Pumpkinhead drinks Pumpkinhead!
Okay, the headline on this post is a bit of an exaggeration; I don’t really HATE pumpkin beers. They’re okay. Sometimes. When you’re in a certain mood and you haven’t had one for a while. And you’re just glad it’s fall because the summer is too damn hot.
I hate what pumpkin beers represent. Pumpkin beers are the Christmas decorations on store shelves in October of the craft beer world. They’re the Halloween candy in supermarkets in August. Pumpkin beers represent the gimme-it-now, I-can’t-fucking-wait mentality that’s discoloring all corners of American life today. (Where do you even get pumpkins in July? That shit’s not natural. Are all the pre-fall pumpkins for these brews hydroponically mass-produced in some remote warehouse all summer? Flown in from some distant, more temperate locale?)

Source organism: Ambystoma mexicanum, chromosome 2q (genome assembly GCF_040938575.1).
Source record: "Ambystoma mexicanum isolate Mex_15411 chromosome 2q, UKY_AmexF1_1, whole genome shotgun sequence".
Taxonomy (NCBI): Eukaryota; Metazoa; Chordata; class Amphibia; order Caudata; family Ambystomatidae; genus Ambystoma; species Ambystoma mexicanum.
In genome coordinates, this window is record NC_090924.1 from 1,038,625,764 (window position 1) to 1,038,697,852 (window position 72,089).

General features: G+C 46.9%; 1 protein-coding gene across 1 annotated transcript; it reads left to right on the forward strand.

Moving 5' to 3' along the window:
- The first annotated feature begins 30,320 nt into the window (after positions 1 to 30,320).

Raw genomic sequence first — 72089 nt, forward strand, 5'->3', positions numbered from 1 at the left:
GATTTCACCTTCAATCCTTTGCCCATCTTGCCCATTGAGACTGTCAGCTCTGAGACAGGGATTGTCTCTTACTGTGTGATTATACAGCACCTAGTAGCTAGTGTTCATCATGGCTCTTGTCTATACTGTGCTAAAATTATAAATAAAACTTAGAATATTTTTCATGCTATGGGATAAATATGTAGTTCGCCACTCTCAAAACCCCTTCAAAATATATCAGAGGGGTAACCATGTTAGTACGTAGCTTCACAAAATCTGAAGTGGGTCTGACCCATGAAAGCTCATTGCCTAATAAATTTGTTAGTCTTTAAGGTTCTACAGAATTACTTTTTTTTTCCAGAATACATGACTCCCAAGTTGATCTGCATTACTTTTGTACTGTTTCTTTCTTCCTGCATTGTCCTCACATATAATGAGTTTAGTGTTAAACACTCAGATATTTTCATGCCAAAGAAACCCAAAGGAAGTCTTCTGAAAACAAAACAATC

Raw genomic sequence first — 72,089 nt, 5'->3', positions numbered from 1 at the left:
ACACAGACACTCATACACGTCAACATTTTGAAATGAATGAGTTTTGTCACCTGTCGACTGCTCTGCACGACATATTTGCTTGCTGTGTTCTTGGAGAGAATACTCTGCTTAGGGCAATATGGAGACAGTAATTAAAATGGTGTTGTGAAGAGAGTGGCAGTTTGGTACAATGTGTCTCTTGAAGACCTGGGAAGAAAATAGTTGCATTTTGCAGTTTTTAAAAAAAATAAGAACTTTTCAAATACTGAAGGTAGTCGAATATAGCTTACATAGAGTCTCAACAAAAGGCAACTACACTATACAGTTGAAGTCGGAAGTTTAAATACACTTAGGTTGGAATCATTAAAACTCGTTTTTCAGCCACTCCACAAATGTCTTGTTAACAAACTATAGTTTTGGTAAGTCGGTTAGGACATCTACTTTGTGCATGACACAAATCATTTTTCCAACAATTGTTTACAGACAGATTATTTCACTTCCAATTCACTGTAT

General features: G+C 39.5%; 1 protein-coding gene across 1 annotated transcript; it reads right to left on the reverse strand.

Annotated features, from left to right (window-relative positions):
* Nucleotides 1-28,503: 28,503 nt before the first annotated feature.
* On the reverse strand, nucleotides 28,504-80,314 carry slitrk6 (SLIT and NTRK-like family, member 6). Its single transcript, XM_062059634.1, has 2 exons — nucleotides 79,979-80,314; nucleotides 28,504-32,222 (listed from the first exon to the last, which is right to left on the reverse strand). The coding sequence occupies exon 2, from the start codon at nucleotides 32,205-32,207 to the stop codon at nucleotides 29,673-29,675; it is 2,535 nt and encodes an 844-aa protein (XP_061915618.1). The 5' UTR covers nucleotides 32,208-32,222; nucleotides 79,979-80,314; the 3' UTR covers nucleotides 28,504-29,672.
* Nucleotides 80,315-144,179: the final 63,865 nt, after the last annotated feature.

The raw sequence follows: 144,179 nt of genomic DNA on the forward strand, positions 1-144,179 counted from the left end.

If you really like the taste of pumpkin beers you’re probably glad they arrived earlier than usual this year—I first started seeing them in Boston in early August. And that’s fine, everyone should drink whatever it is they like to drink, whether it’s canned Bud Light with Lime, Cantillon Grand Cru Bruocsella or Shipyard Pumpkinhead.
But something is lost when you can have pumpkin beers four months a year instead of just two. Brewers first started creating seasonal beers to be enjoyed in certain atmospheres, in certain temperatures and with certain seasonal foods.
I understand why brewers want to release popular fall beers earlier and earlier each year; people will buy them, and it’s another way get drinkers to choice that brewer’s beers over competitors’ offerings. So I don’t necessarily blame the brewers. But the next time you sip a pumpkin brew in late July or an Oktoberfest in August, you’d do well to stop and consider how—and why—that brew might taste better a few months down the road.